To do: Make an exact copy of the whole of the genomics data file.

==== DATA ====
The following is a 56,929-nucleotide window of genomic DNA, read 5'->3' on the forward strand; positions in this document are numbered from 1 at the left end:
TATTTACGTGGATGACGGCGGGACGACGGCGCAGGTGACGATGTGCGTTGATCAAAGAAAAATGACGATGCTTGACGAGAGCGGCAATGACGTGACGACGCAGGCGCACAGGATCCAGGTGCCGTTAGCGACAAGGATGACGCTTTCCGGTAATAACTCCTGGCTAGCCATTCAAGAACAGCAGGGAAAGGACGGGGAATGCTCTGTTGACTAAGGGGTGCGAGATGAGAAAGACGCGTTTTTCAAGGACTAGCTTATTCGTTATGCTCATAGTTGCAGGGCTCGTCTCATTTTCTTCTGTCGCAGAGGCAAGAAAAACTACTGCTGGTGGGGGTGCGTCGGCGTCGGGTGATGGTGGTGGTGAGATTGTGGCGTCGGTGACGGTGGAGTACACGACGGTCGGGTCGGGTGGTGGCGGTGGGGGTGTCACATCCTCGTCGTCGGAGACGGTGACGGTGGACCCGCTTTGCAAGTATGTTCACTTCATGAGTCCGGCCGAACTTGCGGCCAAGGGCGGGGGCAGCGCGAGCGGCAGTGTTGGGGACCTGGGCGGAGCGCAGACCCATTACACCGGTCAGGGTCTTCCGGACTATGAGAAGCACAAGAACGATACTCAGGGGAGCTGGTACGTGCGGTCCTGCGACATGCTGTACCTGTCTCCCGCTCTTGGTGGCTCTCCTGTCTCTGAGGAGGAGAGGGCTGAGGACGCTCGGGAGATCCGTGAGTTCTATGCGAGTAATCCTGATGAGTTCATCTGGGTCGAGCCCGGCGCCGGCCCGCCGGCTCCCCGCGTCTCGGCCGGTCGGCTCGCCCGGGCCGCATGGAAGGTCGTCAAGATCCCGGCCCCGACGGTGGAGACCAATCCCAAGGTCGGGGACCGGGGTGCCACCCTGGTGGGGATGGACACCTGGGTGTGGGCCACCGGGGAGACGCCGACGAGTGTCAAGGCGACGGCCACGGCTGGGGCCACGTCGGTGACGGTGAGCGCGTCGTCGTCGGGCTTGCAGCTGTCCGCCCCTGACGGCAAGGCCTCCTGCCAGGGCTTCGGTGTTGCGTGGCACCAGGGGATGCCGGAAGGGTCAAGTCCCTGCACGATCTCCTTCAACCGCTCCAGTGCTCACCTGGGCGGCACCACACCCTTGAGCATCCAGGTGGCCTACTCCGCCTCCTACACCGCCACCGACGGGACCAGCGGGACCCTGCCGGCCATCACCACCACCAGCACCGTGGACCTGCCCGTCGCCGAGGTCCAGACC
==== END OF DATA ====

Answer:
The following is a 56,929-nucleotide window of genomic DNA, read 5'->3' on the forward strand; positions in this document are numbered from 1 at the left end:
TATTTACGTGGATGACGGCGGGACGACGGCGCAGGTGACGATGTGCGTTGATCAAAGAAAAATGACGATGCTTGACGAGAGCGGCAATGACGTGACGACGCAGGCGCACAGGATCCAGGTGCCGTTAGCGACAAGGATGACGCTTTCCGGTAATAACTCCTGGCTAGCCATTCAAGAACAGCAGGGAAAGGACGGGGAATGCTCTGTTGACTAAGGGGTGCGAGATGAGAAAGACGCGTTTTTCAAGGACTAGCTTATTCGTTATGCTCATAGTTGCAGGGCTCGTCTCATTTTCTTCTGTCGCAGAGGCAAGAAAAACTACTGCTGGTGGGGGTGCGTCGGCGTCGGGTGATGGTGGTGGTGAGATTGTGGCGTCGGTGACGGTGGAGTACACGACGGTCGGGTCGGGTGGTGGCGGTGGGGGTGTCACATCCTCGTCGTCGGAGACGGTGACGGTGGACCCGCTTTGCAAGTATGTTCACTTCATGAGTCCGGCCGAACTTGCGGCCAAGGGCGGGGGCAGCGCGAGCGGCAGTGTTGGGGACCTGGGCGGAGCGCAGACCCATTACACCGGTCAGGGTCTTCCGGACTATGAGAAGCACAAGAACGATACTCAGGGGAGCTGGTACGTGCGGTCCTGCGACATGCTGTACCTGTCTCCCGCTCTTGGTGGCTCTCCTGTCTCTGAGGAGGAGAGGGCTGAGGACGCTCGGGAGATCCGTGAGTTCTATGCGAGTAATCCTGATGAGTTCATCTGGGTCGAGCCCGGCGCCGGCCCGCCGGCTCCCCGCGTCTCGGCCGGTCGGCTCGCCCGGGCCGCATGGAAGGTCGTCAAGATCCCGGCCCCGACGGTGGAGACCAATCCCAAGGTCGGGGACCGGGGTGCCACCCTGGTGGGGATGGACACCTGGGTGTGGGCCACCGGGGAGACGCCGACGAGTGTCAAGGCGACGGCCACGGCTGGGGCCACGTCGGTGACGGTGAGCGCGTCGTCGTCGGGCTTGCAGCTGTCCGCCCCTGACGGCAAGGCCTCCTGCCAGGGCTTCGGTGTTGCGTGGCACCAGGGGATGCCGGAAGGGTCAAGTCCCTGCACGATCTCCTTCAACCGCTCCAGTGCTCACCTGGGCGGCACCACACCCTTGAGCATCCAGGTGGCCTACTCCGCCTCCTACACCGCCACCGACGGGACCAGCGGGACCCTGCCGGCCATCACCACCACCAGCACCGTGGACCTGCCCGTCGCCGAGGTCCAGACC